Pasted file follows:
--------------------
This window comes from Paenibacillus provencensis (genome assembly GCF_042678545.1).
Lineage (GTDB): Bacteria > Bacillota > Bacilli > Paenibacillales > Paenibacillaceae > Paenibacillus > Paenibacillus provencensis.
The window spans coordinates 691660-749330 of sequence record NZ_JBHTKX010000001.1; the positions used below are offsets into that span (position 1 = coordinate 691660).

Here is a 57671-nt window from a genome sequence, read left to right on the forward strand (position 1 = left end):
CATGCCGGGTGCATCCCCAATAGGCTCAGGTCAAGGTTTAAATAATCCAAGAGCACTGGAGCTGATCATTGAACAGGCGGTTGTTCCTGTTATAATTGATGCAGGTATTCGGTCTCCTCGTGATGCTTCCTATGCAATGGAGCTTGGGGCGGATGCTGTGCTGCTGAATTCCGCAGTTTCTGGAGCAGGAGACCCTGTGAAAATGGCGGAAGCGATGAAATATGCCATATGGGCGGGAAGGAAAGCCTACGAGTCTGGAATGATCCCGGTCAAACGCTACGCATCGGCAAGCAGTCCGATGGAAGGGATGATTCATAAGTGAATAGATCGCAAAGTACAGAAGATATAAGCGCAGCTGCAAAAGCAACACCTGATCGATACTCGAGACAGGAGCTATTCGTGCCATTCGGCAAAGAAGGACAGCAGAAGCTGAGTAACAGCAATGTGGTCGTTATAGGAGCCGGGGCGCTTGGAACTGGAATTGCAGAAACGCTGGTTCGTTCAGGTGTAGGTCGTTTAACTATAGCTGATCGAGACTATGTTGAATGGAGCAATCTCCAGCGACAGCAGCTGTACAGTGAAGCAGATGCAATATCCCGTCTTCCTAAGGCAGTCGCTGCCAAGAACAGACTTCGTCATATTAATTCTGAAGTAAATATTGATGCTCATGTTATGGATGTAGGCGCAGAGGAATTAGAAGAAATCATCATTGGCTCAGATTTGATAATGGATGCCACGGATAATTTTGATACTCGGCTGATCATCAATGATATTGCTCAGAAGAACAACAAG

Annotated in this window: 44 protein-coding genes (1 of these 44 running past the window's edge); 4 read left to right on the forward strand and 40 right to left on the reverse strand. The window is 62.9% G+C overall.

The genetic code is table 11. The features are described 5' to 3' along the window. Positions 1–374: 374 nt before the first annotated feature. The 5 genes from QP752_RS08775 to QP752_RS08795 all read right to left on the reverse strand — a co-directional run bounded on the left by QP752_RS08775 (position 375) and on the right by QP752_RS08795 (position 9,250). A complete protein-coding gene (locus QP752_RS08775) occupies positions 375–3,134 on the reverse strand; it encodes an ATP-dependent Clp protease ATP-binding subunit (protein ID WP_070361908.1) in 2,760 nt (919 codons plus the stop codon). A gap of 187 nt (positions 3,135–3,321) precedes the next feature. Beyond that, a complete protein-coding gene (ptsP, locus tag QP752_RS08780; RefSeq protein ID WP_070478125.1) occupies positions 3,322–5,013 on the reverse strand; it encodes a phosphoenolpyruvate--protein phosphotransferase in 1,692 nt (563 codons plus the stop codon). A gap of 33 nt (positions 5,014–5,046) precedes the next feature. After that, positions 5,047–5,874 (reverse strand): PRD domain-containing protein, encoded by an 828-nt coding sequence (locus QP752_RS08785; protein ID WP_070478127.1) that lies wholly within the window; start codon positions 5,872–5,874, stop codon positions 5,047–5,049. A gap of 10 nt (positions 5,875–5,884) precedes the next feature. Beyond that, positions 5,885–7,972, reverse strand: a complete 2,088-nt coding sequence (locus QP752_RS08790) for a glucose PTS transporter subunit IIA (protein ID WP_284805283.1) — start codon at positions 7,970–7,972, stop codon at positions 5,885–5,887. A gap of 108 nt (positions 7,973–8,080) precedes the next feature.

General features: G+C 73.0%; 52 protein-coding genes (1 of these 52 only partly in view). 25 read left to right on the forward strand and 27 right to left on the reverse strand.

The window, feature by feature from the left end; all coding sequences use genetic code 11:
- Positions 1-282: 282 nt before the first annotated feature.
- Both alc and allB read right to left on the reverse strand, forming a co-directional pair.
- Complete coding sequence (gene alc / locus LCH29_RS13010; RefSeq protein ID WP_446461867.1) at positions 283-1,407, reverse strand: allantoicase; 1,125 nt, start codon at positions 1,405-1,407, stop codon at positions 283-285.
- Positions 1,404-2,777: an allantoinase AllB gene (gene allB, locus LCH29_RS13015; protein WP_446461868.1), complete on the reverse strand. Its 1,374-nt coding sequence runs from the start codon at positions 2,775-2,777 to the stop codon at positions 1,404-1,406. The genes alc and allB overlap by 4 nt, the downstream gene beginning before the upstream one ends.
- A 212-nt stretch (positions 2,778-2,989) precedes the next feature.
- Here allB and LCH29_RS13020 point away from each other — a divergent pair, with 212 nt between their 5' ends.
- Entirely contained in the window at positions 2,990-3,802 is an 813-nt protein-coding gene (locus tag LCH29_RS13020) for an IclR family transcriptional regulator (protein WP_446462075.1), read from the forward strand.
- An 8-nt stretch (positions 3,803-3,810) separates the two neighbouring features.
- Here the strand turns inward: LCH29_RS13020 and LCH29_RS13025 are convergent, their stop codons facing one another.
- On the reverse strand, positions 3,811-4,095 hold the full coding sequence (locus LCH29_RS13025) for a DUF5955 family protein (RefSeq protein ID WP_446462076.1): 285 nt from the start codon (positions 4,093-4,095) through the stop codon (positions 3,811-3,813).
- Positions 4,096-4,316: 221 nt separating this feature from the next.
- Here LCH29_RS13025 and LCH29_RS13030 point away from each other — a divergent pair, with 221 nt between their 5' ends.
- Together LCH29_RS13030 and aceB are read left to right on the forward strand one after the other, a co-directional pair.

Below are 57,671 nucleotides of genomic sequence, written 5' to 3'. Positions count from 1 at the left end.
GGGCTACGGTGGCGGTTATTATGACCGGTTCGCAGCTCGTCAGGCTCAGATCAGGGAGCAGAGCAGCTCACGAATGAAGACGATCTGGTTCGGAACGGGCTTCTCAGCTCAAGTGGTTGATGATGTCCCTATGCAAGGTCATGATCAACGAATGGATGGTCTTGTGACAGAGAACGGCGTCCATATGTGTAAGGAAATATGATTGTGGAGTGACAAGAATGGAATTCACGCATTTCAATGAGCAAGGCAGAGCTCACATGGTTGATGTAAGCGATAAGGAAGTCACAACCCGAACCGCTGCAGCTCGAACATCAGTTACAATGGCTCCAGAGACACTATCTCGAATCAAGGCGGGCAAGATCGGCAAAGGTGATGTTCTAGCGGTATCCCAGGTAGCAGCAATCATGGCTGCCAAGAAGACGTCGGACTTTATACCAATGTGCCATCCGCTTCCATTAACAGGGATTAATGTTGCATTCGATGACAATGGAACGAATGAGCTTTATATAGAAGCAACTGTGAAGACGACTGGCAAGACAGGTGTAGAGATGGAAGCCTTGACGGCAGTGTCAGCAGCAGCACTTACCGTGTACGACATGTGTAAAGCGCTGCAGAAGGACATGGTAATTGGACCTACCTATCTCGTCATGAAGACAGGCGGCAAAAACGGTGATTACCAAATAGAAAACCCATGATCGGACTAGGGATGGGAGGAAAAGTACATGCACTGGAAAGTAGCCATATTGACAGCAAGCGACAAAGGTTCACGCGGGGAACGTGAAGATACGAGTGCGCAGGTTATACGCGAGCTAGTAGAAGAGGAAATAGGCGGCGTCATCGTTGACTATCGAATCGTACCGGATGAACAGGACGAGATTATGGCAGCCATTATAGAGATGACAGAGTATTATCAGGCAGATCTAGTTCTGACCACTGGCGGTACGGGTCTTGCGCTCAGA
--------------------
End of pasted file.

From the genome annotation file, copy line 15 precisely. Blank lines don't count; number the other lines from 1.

- Here allB and LCH29_RS13020 point away from each other — a divergent pair, with 212 nt between their 5' ends.